In 1972, six American Indian tribally controlled colleges established the American Indian Higher Education Consortium (AIHEC) to provide a support network as they worked to influence federal policies on American Indian higher education. Today, AIHEC has grown to 36 Tribal Colleges and Universities (TCUs) in the United States and one in Canada. Each of these institutions was created and chartered by its own tribal government for a specific purpose: to provide higher education opportunities to American Indians through programs that are locally and culturally based, holistic, and supportive.
Through AIHEC, our colleges continue to work together to influence policy and establish programs in all facets of higher education. They receive technical assistance in key areas; network with one another, federal agencies, other institutions, and potential partners; mentor new institutions; and plan new initiatives to address evolving areas of need.
AIHEC activities are supported by member dues, grants and contracts. AIHEC is a 501(c)(3) organization governed by a board of directors, which is comprised of the presidents of its accredited U.S.-based TCUs. The board elects from its membership an executive committee to oversee the activities of the collective body and the AIHEC staff.
AIHEC’s History and Mission
American Indian Higher Education Consortium (AIHEC) was founded in 1972 by the presidents of the nation’s first six tribal colleges as an informal collaboration among member colleges. Through AIHEC, tribal colleges nutured a common vision and learned to see themselves as a national movement. Their work—research, advocacy and lobbying—was done through volunteerism and came almost exclusively from the presidents, community members, and other tribal and local leaders. Today, AIHEC has grown to represent 36 colleges in the United States and one Canadian institution and is the lifeline of these tribal colleges.
Ford, Carnegie, and Donner Foundations offered initial start-up funds in 1973 to establish an AIHEC office in Denver, CO. The first president of AIHEC was Gerald One Feather, followed by Lionel Bordeauz. The Rockefeller Foundation provided AIHEC’s first leadership grant via the American Association of College and Junior Colleges which provided interns at Sinte Gleska College (Rosebud, SD) and Navajo Community College (Tsaile, AZ). AIHEC’s first 5-year service goals included curriculum, research & data, accreditation agency, institutional development, and human services.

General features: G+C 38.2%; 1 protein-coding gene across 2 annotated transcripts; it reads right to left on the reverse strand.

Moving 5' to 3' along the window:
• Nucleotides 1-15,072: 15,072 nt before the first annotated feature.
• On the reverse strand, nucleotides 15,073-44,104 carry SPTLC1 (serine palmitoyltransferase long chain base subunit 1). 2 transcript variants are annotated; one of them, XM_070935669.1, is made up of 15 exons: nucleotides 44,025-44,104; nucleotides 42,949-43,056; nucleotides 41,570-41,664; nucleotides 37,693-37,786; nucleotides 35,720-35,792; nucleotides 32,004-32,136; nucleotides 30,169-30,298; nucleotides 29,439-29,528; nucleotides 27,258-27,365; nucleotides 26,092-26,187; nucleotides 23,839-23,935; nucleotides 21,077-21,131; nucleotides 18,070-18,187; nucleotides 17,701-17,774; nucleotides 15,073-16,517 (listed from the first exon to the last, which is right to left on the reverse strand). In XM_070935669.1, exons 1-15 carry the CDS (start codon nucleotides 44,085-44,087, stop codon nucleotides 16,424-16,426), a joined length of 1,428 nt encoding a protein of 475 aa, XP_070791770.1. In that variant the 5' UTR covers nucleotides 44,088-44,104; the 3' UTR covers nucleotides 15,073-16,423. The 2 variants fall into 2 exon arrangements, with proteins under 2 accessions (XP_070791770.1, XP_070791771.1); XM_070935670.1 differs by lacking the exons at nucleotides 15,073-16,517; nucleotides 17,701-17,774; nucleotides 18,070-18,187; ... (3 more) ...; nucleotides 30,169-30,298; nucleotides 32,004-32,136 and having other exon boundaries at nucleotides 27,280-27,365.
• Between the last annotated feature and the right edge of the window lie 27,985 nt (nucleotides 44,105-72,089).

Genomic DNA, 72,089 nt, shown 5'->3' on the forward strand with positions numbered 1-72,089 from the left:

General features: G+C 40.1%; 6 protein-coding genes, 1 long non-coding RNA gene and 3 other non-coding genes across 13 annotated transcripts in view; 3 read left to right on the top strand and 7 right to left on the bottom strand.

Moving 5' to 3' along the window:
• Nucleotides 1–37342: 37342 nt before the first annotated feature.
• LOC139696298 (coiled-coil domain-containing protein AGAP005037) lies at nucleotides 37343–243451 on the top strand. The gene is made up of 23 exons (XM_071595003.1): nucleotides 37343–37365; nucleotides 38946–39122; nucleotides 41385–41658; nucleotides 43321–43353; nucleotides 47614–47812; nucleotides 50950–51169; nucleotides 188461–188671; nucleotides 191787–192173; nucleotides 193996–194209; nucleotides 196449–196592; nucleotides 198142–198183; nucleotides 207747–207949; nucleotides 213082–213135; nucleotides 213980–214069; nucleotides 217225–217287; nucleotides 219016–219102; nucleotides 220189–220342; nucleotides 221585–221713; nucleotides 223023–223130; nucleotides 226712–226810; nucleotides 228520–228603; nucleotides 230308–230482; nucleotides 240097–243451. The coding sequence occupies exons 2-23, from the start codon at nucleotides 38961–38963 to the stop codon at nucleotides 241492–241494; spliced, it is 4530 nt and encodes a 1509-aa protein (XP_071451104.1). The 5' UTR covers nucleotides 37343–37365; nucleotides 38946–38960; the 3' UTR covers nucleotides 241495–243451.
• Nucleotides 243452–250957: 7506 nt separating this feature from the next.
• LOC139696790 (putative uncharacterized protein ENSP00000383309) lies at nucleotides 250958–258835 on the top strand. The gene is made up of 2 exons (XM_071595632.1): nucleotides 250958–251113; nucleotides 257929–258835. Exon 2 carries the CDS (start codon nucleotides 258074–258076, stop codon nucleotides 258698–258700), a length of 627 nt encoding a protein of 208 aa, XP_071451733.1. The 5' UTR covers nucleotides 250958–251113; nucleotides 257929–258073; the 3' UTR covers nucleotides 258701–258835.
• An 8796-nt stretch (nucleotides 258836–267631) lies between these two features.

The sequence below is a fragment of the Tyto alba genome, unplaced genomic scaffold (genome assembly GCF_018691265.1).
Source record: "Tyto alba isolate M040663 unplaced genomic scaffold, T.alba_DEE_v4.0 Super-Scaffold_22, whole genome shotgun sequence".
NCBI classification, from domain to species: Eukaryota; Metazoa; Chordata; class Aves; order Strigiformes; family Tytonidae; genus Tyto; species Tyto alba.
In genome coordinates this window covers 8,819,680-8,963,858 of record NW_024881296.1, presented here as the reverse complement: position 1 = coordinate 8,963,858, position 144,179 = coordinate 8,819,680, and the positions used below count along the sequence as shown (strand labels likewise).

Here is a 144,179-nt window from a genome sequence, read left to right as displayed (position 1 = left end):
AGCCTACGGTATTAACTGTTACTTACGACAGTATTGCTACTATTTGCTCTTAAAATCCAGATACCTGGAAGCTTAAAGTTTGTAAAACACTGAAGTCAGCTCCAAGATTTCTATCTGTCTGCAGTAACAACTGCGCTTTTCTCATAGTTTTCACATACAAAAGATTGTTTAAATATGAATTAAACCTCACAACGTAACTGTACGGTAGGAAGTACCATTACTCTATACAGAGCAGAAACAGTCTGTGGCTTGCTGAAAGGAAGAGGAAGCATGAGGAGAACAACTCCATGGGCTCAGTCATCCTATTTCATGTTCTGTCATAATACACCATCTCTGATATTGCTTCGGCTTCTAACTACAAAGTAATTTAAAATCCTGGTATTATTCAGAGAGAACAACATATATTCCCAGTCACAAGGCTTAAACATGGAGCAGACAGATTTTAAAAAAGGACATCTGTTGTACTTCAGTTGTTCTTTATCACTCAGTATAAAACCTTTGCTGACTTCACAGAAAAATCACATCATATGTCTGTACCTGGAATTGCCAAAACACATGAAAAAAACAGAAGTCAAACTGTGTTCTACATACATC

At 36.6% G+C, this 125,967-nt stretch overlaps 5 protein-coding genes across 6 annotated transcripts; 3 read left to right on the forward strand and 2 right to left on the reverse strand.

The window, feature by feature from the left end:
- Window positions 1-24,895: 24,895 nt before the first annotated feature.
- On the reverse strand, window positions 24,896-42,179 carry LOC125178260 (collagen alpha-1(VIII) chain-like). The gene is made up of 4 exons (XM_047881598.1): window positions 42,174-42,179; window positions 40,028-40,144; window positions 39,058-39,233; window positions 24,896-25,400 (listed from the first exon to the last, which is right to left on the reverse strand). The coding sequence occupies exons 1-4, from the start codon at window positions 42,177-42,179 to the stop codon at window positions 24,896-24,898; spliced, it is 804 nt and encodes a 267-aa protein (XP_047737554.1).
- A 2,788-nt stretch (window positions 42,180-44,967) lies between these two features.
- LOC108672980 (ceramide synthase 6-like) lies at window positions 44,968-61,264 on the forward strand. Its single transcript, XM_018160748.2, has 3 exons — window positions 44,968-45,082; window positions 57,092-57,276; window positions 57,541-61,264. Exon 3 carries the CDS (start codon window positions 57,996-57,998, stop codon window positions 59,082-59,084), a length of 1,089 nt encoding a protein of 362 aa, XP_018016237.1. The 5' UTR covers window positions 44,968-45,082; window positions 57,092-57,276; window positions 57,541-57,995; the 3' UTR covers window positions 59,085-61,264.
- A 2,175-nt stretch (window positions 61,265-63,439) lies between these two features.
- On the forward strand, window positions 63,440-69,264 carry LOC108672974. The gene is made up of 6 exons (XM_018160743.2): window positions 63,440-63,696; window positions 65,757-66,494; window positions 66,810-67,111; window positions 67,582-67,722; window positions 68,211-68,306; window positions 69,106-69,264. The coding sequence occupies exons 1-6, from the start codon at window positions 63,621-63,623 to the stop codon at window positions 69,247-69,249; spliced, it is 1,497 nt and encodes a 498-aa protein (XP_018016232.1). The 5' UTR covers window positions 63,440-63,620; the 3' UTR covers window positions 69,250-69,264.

In 1974, funding development for member colleges began with initial funding through the House Interior appropriations committee.
AIHEC 1975 Board of Directors
By 1975 the first version of the Tribally Controlled Community College Act was introduced as Senate Bill 1017. The first U.S. Senate hearing, October 1975, established a congressional record and history for future legislation and was signed into law as the first Tribally Controlled Community College Assistance Act, December 1978, by President Jimmy Carter. The key justification for the law was: (1) geographic isolation of the tribes, (2) access to mainstream higher education opportunities lacking for tribal populations, (3) cultural disparities with mainstream or non-Indian society, (4) student success more likely when education offered locally and in community setting, (5) local control in providing higher education to tribal members, and (6) no local tax or state funding available to the schools. The law remains an authorization for the schools under the Department of Interior, Bureau of Indian Affairs.
Funding and Resource Opportunities
The American Indian College Fund, created and controlled by the colleges and universities along with private partners in 1987, has generated millions of dollars and other resources from the private sector.
The White House Initiative on Tribal Colleges and Universities, a presidential executive order initially signed by Presidents Bill Clinton and George W. Bush, made millions of federal dollars available from federal agencies to TCUs, along with access to other resources. Opportunities for special funding have opened up at the Department of Education’s Title III Higher Education office, the National Science Foundation, the Department of Commerce, NASA, the Center for Disease Control, and other federal agencies.
Land Grant status for designated tribal colleges and universities was included in 1994 by Congress in the U.S. Agricultural legislation which allowed for equity funding, access to research and extension programs, and other infrastructure grants and loans offered by agencies, Rural Development.
AIHEC’s mission is to support the work of the tribal colleges and universities and the national movement for tribal self-determination. AIHEC’s mission statement, adopted in 1973, identifies four objectives: maintain commonly held standards of quality in American Indian education; support the development of new tribally controlled colleges; promote and assist in the development of legislation to support American Indian higher education; and encourage greater participation by American Indians in the development of higher education policy.